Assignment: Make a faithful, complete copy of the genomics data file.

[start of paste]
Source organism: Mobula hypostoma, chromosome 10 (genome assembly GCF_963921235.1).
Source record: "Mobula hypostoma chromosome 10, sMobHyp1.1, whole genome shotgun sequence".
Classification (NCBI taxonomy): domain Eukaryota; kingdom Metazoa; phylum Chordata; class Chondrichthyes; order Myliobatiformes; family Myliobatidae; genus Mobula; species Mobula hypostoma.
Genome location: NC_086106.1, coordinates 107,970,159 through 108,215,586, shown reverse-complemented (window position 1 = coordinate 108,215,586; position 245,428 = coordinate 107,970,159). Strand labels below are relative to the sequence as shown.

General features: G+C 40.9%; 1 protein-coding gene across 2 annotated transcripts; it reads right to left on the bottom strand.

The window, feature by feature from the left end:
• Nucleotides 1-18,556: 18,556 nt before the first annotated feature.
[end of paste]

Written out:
Source organism: Mobula hypostoma, chromosome 10 (genome assembly GCF_963921235.1).
Source record: "Mobula hypostoma chromosome 10, sMobHyp1.1, whole genome shotgun sequence".
Classification (NCBI taxonomy): domain Eukaryota; kingdom Metazoa; phylum Chordata; class Chondrichthyes; order Myliobatiformes; family Myliobatidae; genus Mobula; species Mobula hypostoma.
Genome location: NC_086106.1, coordinates 107,970,159 through 108,215,586, shown reverse-complemented (window position 1 = coordinate 108,215,586; position 245,428 = coordinate 107,970,159). Strand labels below are relative to the sequence as shown.

General features: G+C 40.9%; 1 protein-coding gene across 2 annotated transcripts; it reads right to left on the bottom strand.

The window, feature by feature from the left end:
• Nucleotides 1-18,556: 18,556 nt before the first annotated feature.